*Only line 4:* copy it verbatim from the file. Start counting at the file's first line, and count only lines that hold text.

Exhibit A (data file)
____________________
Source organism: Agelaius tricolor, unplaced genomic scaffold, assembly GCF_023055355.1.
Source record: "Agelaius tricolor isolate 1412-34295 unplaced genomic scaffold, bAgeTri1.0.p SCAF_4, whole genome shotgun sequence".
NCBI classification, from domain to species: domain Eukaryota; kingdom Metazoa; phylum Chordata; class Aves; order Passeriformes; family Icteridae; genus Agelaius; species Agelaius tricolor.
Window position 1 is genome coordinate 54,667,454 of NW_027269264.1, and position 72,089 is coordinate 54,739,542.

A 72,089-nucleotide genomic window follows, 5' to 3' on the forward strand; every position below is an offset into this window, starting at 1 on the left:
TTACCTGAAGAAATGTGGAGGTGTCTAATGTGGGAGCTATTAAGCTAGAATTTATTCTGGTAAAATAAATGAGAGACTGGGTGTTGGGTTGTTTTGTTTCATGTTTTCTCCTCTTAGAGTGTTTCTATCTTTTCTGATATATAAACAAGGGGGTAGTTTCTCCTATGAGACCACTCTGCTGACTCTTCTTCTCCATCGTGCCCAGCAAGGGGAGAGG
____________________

Window position 1 is genome coordinate 54,667,454 of NW_027269264.1, and position 72,089 is coordinate 54,739,542.